A delegation from Syrian intelligence services was recently dispatched to Tripoli to scrub the Libyan intelligence archives clean of all the records detailing past projects that the two countries had collaborated on, the 'Weekly Standard' U.S. magazine reported.
It said one Arabic-language website claimed that former Syrian vice president Abdel-Halim Khaddam was involved in the disappearance of Imam Moussa al-Sadr, the Iranian-born Lebanese cleric who went missing in Libya in 1978.
A discovery that Syria really was complicit in Sadr's death could cause Bashar Assad's regime some trouble with Lebanon's Shiite community, which revered the cleric, the report said.
Syria can hardly afford to alienate the Shiites, it added.A Khaddam associate who worked in the Syrian regime at high levels, Bassam Bitar, told the magazine that Khaddam warned Sadr not to go to Libya. "Khaddam always thought (Moammar) Gadhafi was crazy and thought something could go wrong, but Sadr went anyway because he needed Gadhafi's money for his projects."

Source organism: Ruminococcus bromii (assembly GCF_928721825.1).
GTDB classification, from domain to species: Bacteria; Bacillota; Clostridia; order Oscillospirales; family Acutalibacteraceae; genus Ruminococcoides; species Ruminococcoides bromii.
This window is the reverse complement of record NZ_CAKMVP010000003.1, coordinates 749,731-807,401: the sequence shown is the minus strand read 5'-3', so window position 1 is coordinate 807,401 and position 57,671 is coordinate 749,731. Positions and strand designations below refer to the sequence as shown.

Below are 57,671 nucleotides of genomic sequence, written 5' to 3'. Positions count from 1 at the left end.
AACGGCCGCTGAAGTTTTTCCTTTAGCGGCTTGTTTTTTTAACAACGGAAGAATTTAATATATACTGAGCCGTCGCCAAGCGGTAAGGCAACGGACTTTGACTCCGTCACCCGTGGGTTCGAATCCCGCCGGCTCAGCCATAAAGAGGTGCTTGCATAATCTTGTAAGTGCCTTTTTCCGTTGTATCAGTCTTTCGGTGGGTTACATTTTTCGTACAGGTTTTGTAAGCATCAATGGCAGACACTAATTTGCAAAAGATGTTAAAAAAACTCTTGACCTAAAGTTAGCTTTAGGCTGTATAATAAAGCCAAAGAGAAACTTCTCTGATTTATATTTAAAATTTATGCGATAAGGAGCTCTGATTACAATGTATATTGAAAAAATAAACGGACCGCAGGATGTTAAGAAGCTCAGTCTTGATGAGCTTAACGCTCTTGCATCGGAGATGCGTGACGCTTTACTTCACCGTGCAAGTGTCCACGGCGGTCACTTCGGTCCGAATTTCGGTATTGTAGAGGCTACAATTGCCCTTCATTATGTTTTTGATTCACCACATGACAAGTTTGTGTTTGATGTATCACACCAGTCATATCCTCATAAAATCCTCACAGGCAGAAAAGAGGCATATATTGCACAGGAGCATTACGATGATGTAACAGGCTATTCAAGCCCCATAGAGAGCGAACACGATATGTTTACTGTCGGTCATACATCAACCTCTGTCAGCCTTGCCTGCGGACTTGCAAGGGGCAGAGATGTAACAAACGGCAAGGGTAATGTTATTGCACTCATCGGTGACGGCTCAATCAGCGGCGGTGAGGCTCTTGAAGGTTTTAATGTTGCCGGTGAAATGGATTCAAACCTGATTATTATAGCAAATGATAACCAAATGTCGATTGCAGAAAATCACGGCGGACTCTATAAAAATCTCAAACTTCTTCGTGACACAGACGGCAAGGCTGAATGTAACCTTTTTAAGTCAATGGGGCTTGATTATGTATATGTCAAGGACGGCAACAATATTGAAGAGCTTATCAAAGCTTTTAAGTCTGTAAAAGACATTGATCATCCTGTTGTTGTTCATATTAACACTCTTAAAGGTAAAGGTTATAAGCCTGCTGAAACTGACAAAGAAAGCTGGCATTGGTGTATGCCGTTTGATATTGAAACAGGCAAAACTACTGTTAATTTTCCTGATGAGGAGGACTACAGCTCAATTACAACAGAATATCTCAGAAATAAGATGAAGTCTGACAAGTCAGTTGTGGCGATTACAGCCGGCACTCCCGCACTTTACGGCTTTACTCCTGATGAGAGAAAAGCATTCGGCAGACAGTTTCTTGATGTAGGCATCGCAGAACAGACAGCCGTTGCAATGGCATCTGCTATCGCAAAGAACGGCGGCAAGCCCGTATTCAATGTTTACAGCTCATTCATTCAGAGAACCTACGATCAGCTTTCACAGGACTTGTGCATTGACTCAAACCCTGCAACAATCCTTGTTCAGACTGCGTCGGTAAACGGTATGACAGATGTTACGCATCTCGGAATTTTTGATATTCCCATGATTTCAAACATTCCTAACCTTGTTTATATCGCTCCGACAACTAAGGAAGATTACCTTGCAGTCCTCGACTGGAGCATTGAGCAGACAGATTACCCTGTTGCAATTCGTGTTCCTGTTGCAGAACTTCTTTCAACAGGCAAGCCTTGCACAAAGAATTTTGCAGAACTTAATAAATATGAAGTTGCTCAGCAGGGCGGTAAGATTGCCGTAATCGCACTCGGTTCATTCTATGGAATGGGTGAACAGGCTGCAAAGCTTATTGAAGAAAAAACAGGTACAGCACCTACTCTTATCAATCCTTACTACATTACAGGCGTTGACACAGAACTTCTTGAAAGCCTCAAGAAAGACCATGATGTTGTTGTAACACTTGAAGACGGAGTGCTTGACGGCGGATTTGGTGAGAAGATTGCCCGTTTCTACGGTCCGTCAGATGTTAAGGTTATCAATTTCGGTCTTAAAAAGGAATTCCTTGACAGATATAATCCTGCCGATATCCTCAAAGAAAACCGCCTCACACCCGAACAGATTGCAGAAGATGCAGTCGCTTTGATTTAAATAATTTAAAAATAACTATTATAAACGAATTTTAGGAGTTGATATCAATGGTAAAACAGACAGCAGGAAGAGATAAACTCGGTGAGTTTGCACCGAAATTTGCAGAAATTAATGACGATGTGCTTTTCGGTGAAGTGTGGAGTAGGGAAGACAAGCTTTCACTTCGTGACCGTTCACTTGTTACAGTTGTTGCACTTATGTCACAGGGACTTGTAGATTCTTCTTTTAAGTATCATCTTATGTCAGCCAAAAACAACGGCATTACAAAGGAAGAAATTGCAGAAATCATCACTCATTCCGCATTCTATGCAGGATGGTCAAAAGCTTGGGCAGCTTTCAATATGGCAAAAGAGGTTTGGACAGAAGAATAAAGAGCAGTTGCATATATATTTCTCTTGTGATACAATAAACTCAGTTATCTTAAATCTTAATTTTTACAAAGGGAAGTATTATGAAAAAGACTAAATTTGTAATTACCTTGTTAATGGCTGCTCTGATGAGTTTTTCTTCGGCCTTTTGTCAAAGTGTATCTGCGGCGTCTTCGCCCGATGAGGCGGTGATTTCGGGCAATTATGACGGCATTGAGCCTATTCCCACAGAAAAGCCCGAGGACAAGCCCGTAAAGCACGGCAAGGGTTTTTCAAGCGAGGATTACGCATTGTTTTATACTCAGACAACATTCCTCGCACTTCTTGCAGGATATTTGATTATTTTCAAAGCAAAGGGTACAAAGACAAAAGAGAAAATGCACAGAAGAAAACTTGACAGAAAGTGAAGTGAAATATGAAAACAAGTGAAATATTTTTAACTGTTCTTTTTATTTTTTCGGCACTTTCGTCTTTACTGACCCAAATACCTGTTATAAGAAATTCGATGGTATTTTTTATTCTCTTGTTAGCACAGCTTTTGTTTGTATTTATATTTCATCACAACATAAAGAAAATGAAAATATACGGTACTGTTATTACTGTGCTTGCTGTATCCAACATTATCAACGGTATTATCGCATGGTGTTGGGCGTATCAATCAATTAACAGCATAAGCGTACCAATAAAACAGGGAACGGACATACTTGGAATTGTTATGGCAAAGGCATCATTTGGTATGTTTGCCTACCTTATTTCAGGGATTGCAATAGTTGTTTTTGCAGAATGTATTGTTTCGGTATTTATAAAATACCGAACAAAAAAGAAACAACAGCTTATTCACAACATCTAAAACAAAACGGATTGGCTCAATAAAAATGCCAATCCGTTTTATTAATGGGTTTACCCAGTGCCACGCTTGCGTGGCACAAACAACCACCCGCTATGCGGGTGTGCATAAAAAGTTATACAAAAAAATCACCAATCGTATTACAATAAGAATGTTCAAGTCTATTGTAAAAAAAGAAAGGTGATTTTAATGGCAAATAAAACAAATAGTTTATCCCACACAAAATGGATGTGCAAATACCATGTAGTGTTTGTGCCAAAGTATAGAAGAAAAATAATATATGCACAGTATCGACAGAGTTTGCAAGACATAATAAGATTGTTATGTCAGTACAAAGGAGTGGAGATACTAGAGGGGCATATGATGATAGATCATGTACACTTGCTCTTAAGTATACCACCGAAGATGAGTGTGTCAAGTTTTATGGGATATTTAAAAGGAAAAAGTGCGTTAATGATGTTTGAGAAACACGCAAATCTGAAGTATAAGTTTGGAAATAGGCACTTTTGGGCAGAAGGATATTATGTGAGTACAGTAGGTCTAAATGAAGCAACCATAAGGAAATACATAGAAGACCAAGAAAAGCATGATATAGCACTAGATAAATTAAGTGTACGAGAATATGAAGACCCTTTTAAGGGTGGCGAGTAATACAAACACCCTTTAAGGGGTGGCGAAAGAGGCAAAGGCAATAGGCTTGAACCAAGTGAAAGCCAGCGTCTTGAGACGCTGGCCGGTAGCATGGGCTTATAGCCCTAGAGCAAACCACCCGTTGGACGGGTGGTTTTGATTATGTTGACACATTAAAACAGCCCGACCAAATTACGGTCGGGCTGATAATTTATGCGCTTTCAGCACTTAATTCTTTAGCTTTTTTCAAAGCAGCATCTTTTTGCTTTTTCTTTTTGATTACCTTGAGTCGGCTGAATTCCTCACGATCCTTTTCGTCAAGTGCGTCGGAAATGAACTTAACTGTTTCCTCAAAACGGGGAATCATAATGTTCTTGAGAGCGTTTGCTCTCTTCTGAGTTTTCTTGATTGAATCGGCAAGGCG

The point of contention between Gadhafi and Sadr was that the Libyan leader wanted the cleric to use Libyan funds to support the Palestinian resistance against Israel, but Sadr was using it instead to build up the impoverished Shiite community in southern Lebanon. "The two started to argue and it got out of hand," says Bitar. "Gadhafi told his officers to 'take him away,' which they interpreted as an order to kill him and his two associates."
When Gadhafi asked the next day where Sadr was and discovered he had been killed, he had his officer killed. "Gadhafi didn't want to have any troubles coming from killing Sadr," says Bitar. "He called the Syrians in a panic to ask for advice, and it was Damascus that told him to concoct the story that he (Sadr) was last seen leaving Libya for Italy, where he supposedly disappeared."
Beirut, 27 Mar 11, 13:39